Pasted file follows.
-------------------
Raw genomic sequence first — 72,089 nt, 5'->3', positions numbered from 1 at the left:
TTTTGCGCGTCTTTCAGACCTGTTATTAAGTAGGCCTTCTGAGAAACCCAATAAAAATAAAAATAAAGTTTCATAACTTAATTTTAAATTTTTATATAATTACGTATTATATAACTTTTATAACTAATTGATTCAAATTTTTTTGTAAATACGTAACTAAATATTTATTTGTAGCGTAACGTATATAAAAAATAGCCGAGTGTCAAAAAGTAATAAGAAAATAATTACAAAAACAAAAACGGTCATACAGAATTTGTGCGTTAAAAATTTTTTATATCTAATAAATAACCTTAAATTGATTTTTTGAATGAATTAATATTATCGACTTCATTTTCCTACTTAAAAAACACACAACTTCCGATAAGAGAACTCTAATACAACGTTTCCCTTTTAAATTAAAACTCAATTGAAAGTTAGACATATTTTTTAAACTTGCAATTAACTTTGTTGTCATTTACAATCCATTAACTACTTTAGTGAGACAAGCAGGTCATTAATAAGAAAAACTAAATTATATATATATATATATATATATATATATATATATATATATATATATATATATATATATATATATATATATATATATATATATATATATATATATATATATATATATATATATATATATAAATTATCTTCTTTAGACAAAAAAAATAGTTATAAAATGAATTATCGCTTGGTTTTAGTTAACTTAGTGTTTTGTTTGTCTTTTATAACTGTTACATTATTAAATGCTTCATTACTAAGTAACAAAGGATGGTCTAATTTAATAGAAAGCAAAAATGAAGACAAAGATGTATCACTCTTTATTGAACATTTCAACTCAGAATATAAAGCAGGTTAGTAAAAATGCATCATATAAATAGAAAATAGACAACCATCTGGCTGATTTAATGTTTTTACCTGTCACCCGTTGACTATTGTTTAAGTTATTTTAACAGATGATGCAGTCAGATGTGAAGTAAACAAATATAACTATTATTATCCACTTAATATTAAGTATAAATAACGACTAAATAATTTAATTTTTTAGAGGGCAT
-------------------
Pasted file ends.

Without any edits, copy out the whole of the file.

Raw genomic sequence first — 72,089 nt, 5'->3', positions numbered from 1 at the left:
TTTTGCGCGTCTTTCAGACCTGTTATTAAGTAGGCCTTCTGAGAAACCCAATAAAAATAAAAATAAAGTTTCATAACTTAATTTTAAATTTTTATATAATTACGTATTATATAACTTTTATAACTAATTGATTCAAATTTTTTTGTAAATACGTAACTAAATATTTATTTGTAGCGTAACGTATATAAAAAATAGCCGAGTGTCAAAAAGTAATAAGAAAATAATTACAAAAACAAAAACGGTCATACAGAATTTGTGCGTTAAAAATTTTTTATATCTAATAAATAACCTTAAATTGATTTTTTGAATGAATTAATATTATCGACTTCATTTTCCTACTTAAAAAACACACAACTTCCGATAAGAGAACTCTAATACAACGTTTCCCTTTTAAATTAAAACTCAATTGAAAGTTAGACATATTTTTTAAACTTGCAATTAACTTTGTTGTCATTTACAATCCATTAACTACTTTAGTGAGACAAGCAGGTCATTAATAAGAAAAACTAAATTATATATATATATATATATATATATATATATATATATATATATATATATATATATATATATATATATATATATATATATATATATATATATATATATATATATATATATATATATATATAAATTATCTTCTTTAGACAAAAAAAATAGTTATAAAATGAATTATCGCTTGGTTTTAGTTAACTTAGTGTTTTGTTTGTCTTTTATAACTGTTACATTATTAAATGCTTCATTACTAAGTAACAAAGGATGGTCTAATTTAATAGAAAGCAAAAATGAAGACAAAGATGTATCACTCTTTATTGAACATTTCAACTCAGAATATAAAGCAGGTTAGTAAAAATGCATCATATAAATAGAAAATAGACAACCATCTGGCTGATTTAATGTTTTTACCTGTCACCCGTTGACTATTGTTTAAGTTATTTTAACAGATGATGCAGTCAGATGTGAAGTAAACAAATATAACTATTATTATCCACTTAATATTAAGTATAAATAACGACTAAATAATTTAATTTTTTAGAGGGCAT